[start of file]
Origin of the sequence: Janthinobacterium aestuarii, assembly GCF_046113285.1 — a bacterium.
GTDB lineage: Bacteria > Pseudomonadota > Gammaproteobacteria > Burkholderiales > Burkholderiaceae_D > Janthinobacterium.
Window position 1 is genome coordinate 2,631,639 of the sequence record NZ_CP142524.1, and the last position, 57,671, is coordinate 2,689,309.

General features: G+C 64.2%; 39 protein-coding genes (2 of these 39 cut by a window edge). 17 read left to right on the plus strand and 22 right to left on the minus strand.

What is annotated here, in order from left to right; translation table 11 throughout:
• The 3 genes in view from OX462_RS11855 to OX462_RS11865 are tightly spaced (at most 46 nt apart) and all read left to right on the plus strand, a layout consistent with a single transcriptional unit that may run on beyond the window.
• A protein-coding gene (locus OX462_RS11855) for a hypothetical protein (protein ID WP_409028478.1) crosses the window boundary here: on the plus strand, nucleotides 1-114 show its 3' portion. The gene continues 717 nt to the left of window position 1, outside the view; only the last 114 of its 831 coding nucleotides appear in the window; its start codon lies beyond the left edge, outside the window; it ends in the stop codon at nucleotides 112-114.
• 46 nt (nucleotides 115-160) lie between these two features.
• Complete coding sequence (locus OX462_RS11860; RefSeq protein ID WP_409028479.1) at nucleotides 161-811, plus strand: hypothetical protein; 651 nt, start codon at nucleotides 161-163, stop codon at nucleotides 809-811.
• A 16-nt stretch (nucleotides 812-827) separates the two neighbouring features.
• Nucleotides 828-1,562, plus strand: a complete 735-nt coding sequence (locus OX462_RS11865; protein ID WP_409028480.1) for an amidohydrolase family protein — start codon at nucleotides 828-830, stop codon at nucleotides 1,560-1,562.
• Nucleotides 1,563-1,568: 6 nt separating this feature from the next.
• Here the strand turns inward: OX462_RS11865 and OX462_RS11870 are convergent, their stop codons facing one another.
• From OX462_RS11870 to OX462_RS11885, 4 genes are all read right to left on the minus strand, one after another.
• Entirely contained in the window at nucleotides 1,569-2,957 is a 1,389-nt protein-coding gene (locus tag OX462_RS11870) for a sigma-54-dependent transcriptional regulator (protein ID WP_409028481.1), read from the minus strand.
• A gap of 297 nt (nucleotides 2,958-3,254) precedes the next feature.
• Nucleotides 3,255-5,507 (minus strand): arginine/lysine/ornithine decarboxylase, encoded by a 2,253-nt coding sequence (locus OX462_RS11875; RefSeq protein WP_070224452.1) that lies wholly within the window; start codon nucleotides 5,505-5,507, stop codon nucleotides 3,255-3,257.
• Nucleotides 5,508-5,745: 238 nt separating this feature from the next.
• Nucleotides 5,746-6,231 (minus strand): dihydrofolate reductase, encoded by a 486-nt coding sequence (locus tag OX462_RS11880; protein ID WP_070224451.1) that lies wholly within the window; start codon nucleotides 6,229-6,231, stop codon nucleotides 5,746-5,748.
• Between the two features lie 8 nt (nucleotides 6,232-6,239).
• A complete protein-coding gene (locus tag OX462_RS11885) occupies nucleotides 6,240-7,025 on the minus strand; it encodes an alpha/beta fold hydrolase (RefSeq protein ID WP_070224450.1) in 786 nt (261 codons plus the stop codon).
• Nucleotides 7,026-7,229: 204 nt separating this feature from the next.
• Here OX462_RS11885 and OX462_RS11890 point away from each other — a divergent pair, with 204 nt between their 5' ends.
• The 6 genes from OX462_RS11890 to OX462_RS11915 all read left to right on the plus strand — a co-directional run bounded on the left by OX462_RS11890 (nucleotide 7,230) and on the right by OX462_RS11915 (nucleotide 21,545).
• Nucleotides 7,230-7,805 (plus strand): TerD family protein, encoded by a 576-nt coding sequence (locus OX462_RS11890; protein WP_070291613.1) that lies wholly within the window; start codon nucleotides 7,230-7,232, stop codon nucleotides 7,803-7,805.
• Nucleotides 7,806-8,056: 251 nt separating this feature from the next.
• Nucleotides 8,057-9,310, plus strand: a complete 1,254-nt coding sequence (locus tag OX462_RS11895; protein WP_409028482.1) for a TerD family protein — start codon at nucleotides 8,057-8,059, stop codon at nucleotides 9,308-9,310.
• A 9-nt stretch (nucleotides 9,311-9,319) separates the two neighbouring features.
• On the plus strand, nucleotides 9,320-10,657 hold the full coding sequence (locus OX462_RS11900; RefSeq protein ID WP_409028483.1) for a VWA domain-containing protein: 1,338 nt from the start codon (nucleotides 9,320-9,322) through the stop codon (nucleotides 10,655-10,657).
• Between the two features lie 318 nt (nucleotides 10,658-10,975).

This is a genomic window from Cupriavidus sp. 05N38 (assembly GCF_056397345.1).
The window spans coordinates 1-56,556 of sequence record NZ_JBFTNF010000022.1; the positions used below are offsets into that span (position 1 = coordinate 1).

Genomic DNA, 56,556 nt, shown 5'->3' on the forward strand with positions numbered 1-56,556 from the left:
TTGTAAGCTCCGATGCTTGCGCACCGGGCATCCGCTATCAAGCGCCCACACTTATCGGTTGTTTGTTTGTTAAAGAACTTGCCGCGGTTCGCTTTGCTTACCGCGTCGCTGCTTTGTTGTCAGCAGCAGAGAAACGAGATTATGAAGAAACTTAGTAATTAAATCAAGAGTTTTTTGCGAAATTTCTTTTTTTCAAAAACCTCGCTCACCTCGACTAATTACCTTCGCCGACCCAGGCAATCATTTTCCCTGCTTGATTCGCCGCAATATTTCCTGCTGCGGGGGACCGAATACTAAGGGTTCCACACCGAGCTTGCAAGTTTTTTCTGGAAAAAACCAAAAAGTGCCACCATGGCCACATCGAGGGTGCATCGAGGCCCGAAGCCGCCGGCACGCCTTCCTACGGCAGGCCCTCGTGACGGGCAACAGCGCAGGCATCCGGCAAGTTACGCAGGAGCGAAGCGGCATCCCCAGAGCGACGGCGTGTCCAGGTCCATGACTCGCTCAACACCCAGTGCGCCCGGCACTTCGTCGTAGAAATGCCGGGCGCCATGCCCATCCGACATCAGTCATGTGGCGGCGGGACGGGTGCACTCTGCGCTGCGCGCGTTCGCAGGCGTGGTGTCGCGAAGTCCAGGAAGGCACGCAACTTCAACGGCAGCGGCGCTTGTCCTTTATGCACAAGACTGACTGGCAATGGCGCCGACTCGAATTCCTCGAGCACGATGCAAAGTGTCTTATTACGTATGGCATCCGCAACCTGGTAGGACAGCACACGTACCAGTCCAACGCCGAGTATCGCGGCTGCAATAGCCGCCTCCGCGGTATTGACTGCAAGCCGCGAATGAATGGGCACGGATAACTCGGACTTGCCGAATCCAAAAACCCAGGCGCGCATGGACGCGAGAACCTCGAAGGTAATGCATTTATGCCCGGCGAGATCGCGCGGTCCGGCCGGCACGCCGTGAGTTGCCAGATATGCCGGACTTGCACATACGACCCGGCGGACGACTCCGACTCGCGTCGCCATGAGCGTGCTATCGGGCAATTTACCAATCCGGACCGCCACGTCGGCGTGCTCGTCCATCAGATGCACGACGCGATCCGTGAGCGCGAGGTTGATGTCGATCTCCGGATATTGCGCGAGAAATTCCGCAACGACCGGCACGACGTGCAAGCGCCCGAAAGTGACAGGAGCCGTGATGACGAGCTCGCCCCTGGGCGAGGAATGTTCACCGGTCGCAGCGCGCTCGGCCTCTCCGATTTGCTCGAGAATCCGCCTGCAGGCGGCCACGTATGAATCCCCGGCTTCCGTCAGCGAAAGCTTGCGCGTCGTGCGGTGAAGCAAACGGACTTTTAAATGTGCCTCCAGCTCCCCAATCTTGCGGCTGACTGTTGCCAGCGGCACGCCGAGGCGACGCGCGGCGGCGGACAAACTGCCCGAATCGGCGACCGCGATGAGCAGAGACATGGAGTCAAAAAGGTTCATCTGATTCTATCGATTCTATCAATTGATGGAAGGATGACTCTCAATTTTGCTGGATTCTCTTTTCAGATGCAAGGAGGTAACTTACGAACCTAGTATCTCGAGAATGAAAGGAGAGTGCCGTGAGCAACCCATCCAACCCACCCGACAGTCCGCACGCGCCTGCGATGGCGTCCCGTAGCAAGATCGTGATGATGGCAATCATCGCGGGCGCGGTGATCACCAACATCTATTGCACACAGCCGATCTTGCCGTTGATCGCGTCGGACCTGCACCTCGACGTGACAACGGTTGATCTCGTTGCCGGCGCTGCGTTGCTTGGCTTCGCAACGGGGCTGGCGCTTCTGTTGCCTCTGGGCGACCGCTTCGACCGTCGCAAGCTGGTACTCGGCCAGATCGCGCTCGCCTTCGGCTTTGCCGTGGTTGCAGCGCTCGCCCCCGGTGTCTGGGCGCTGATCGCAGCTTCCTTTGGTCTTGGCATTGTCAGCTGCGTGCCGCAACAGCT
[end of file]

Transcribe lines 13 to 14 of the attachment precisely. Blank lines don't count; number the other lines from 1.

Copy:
• Here the strand turns inward: OX462_RS11865 and OX462_RS11870 are convergent, their stop codons facing one another.
• From OX462_RS11870 to OX462_RS11885, 4 genes are all read right to left on the minus strand, one after another.